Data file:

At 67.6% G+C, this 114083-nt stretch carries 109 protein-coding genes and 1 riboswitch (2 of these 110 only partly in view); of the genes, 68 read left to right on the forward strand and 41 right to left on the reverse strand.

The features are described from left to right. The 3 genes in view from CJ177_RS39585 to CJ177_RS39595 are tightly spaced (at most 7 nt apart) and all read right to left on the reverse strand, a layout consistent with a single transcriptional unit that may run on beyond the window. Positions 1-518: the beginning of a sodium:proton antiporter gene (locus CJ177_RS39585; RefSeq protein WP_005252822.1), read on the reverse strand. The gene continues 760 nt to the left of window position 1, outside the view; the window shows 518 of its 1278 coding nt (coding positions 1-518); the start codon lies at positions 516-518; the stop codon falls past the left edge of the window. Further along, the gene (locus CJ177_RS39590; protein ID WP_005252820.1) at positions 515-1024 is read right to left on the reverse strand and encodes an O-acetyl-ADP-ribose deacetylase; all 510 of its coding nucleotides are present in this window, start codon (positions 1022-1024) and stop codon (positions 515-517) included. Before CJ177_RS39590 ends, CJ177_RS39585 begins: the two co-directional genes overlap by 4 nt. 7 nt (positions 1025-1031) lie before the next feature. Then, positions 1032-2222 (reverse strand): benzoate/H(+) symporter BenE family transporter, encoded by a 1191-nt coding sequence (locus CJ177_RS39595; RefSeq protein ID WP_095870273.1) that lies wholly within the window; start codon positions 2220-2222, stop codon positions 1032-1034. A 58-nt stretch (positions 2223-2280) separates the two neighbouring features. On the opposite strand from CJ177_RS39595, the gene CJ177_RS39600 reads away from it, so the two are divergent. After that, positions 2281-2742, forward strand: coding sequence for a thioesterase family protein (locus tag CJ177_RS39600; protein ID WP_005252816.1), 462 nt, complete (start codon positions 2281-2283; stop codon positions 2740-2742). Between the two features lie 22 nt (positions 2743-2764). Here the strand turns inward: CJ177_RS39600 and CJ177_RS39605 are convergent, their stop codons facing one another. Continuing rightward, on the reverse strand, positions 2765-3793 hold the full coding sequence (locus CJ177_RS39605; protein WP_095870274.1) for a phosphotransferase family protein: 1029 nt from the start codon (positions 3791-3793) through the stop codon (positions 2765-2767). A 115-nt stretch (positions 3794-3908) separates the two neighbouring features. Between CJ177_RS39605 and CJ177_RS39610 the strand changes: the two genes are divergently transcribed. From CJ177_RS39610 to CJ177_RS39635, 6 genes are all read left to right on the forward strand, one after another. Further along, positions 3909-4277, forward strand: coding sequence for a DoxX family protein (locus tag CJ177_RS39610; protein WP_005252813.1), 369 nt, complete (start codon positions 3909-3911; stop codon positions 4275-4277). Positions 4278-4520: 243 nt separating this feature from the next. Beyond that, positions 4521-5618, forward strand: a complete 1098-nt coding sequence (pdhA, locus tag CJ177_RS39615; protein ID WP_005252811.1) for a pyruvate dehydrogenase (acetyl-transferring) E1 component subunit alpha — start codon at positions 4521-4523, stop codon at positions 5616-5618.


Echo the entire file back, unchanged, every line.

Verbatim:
At 67.6% G+C, this 114083-nt stretch carries 109 protein-coding genes and 1 riboswitch (2 of these 110 only partly in view); of the genes, 68 read left to right on the forward strand and 41 right to left on the reverse strand.

The features are described from left to right. The 3 genes in view from CJ177_RS39585 to CJ177_RS39595 are tightly spaced (at most 7 nt apart) and all read right to left on the reverse strand, a layout consistent with a single transcriptional unit that may run on beyond the window. Positions 1-518: the beginning of a sodium:proton antiporter gene (locus CJ177_RS39585; RefSeq protein WP_005252822.1), read on the reverse strand. The gene continues 760 nt to the left of window position 1, outside the view; the window shows 518 of its 1278 coding nt (coding positions 1-518); the start codon lies at positions 516-518; the stop codon falls past the left edge of the window. Further along, the gene (locus CJ177_RS39590; protein ID WP_005252820.1) at positions 515-1024 is read right to left on the reverse strand and encodes an O-acetyl-ADP-ribose deacetylase; all 510 of its coding nucleotides are present in this window, start codon (positions 1022-1024) and stop codon (positions 515-517) included. Before CJ177_RS39590 ends, CJ177_RS39585 begins: the two co-directional genes overlap by 4 nt. 7 nt (positions 1025-1031) lie before the next feature. Then, positions 1032-2222 (reverse strand): benzoate/H(+) symporter BenE family transporter, encoded by a 1191-nt coding sequence (locus CJ177_RS39595; RefSeq protein ID WP_095870273.1) that lies wholly within the window; start codon positions 2220-2222, stop codon positions 1032-1034. A 58-nt stretch (positions 2223-2280) separates the two neighbouring features. On the opposite strand from CJ177_RS39595, the gene CJ177_RS39600 reads away from it, so the two are divergent. After that, positions 2281-2742, forward strand: coding sequence for a thioesterase family protein (locus tag CJ177_RS39600; protein ID WP_005252816.1), 462 nt, complete (start codon positions 2281-2283; stop codon positions 2740-2742). Between the two features lie 22 nt (positions 2743-2764). Here the strand turns inward: CJ177_RS39600 and CJ177_RS39605 are convergent, their stop codons facing one another. Continuing rightward, on the reverse strand, positions 2765-3793 hold the full coding sequence (locus CJ177_RS39605; protein WP_095870274.1) for a phosphotransferase family protein: 1029 nt from the start codon (positions 3791-3793) through the stop codon (positions 2765-2767). A 115-nt stretch (positions 3794-3908) separates the two neighbouring features. Between CJ177_RS39605 and CJ177_RS39610 the strand changes: the two genes are divergently transcribed. From CJ177_RS39610 to CJ177_RS39635, 6 genes are all read left to right on the forward strand, one after another. Further along, positions 3909-4277, forward strand: coding sequence for a DoxX family protein (locus tag CJ177_RS39610; protein WP_005252813.1), 369 nt, complete (start codon positions 3909-3911; stop codon positions 4275-4277). Positions 4278-4520: 243 nt separating this feature from the next. Beyond that, positions 4521-5618, forward strand: a complete 1098-nt coding sequence (pdhA, locus tag CJ177_RS39615; protein ID WP_005252811.1) for a pyruvate dehydrogenase (acetyl-transferring) E1 component subunit alpha — start codon at positions 4521-4523, stop codon at positions 5616-5618.